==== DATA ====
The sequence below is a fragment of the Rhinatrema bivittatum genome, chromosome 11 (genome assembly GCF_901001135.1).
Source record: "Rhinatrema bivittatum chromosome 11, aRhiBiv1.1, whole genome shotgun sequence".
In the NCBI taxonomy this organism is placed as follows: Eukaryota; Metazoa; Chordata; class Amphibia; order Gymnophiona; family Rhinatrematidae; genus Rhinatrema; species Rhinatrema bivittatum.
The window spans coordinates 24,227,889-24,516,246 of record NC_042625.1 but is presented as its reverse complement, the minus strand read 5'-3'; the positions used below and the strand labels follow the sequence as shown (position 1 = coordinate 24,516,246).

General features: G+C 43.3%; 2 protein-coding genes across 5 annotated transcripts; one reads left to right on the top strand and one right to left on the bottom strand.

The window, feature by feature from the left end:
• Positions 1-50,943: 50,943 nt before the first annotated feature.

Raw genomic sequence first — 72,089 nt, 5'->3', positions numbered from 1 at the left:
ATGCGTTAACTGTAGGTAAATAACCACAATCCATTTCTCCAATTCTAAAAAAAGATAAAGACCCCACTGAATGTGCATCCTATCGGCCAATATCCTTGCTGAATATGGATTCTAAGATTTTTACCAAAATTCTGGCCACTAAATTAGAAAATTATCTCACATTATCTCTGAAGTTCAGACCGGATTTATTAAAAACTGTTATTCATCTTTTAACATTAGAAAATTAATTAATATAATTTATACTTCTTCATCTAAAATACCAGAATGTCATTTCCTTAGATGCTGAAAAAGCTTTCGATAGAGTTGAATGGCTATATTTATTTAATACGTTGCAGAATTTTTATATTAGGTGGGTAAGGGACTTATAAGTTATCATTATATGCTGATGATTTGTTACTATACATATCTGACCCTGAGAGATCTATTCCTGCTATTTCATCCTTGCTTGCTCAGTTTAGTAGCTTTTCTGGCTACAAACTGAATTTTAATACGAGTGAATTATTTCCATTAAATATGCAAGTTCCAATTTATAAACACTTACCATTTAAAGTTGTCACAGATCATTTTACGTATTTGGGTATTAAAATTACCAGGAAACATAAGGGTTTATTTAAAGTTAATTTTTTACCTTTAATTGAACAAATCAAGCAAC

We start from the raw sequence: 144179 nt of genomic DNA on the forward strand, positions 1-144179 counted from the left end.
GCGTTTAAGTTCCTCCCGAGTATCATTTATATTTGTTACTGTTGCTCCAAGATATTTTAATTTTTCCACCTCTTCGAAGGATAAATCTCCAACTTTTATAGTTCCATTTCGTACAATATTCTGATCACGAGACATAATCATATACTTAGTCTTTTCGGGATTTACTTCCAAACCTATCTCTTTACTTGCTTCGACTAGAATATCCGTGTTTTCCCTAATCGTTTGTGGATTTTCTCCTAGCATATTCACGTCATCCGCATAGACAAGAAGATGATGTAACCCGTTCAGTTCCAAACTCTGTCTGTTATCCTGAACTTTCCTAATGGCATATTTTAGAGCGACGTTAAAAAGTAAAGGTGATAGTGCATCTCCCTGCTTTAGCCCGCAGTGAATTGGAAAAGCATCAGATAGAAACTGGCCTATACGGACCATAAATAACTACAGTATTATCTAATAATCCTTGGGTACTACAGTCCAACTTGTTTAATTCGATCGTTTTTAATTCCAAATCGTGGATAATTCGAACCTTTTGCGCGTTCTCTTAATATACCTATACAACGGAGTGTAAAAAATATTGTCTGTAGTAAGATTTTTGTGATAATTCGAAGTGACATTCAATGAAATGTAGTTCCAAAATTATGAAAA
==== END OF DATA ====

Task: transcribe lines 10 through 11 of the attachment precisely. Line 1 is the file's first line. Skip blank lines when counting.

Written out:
We start from the raw sequence: 144179 nt of genomic DNA on the forward strand, positions 1-144179 counted from the left end.
GCGTTTAAGTTCCTCCCGAGTATCATTTATATTTGTTACTGTTGCTCCAAGATATTTTAATTTTTCCACCTCTTCGAAGGATAAATCTCCAACTTTTATAGTTCCATTTCGTACAATATTCTGATCACGAGACATAATCATATACTTAGTCTTTTCGGGATTTACTTCCAAACCTATCTCTTTACTTGCTTCGACTAGAATATCCGTGTTTTCCCTAATCGTTTGTGGATTTTCTCCTAGCATATTCACGTCATCCGCATAGACAAGAAGATGATGTAACCCGTTCAGTTCCAAACTCTGTCTGTTATCCTGAACTTTCCTAATGGCATATTTTAGAGCGACGTTAAAAAGTAAAGGTGATAGTGCATCTCCCTGCTTTAGCCCGCAGTGAATTGGAAAAGCATCAGATAGAAACTGGCCTATACGGACCATAAATAACTACAGTATTATCTAATAATCCTTGGGTACTACAGTCCAACTTGTTTAATTCGATCGTTTTTAATTCCAAATCGTGGATAATTCGAACCTTTTGCGCGTTCTCTTAATATACCTATACAACGGAGTGTAAAAAATATTGTCTGTAGTAAGATTTTTGTGATAATTCGAAGTGACATTCAATGAAATGTAGTTCCAAAATTATGAAAA